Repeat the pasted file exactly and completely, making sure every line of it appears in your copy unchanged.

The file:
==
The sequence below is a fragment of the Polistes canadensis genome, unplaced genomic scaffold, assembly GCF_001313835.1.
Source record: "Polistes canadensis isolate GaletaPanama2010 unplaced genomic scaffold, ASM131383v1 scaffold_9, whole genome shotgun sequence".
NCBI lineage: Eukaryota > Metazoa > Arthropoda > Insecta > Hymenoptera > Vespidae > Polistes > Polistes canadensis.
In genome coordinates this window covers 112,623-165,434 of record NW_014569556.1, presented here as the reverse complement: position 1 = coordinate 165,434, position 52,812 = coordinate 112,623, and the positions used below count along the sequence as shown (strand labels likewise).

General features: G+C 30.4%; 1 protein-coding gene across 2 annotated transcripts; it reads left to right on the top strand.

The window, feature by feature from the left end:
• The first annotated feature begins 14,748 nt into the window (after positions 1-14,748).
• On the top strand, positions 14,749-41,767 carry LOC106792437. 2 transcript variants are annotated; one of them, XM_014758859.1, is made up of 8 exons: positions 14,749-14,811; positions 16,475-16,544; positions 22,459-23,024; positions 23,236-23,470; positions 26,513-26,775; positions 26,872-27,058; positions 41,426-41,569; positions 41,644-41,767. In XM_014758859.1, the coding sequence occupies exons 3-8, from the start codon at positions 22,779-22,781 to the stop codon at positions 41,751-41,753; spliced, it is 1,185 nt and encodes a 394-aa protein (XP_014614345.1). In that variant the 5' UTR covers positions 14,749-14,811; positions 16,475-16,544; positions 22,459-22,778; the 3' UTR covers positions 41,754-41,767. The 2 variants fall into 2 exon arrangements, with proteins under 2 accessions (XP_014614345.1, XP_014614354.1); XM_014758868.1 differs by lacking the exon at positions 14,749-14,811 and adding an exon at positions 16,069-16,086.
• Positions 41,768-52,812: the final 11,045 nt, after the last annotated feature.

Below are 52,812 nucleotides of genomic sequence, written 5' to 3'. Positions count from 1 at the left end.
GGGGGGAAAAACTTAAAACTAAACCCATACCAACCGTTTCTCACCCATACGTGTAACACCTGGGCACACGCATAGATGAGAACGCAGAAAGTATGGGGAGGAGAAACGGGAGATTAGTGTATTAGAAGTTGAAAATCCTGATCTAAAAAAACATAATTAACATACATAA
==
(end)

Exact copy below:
The sequence below is a fragment of the Polistes canadensis genome, unplaced genomic scaffold, assembly GCF_001313835.1.
Source record: "Polistes canadensis isolate GaletaPanama2010 unplaced genomic scaffold, ASM131383v1 scaffold_9, whole genome shotgun sequence".
NCBI lineage: Eukaryota > Metazoa > Arthropoda > Insecta > Hymenoptera > Vespidae > Polistes > Polistes canadensis.
In genome coordinates this window covers 112,623-165,434 of record NW_014569556.1, presented here as the reverse complement: position 1 = coordinate 165,434, position 52,812 = coordinate 112,623, and the positions used below count along the sequence as shown (strand labels likewise).

General features: G+C 30.4%; 1 protein-coding gene across 2 annotated transcripts; it reads left to right on the top strand.

The window, feature by feature from the left end:
• The first annotated feature begins 14,748 nt into the window (after positions 1-14,748).
• On the top strand, positions 14,749-41,767 carry LOC106792437. 2 transcript variants are annotated; one of them, XM_014758859.1, is made up of 8 exons: positions 14,749-14,811; positions 16,475-16,544; positions 22,459-23,024; positions 23,236-23,470; positions 26,513-26,775; positions 26,872-27,058; positions 41,426-41,569; positions 41,644-41,767. In XM_014758859.1, the coding sequence occupies exons 3-8, from the start codon at positions 22,779-22,781 to the stop codon at positions 41,751-41,753; spliced, it is 1,185 nt and encodes a 394-aa protein (XP_014614345.1). In that variant the 5' UTR covers positions 14,749-14,811; positions 16,475-16,544; positions 22,459-22,778; the 3' UTR covers positions 41,754-41,767. The 2 variants fall into 2 exon arrangements, with proteins under 2 accessions (XP_014614345.1, XP_014614354.1); XM_014758868.1 differs by lacking the exon at positions 14,749-14,811 and adding an exon at positions 16,069-16,086.
• Positions 41,768-52,812: the final 11,045 nt, after the last annotated feature.

Below are 52,812 nucleotides of genomic sequence, written 5' to 3'. Positions count from 1 at the left end.
GGGGGGAAAAACTTAAAACTAAACCCATACCAACCGTTTCTCACCCATACGTGTAACACCTGGGCACACGCATAGATGAGAACGCAGAAAGTATGGGGAGGAGAAACGGGAGATTAGTGTATTAGAAGTTGAAAATCCTGATCTAAAAAAACATAATTAACATACATAA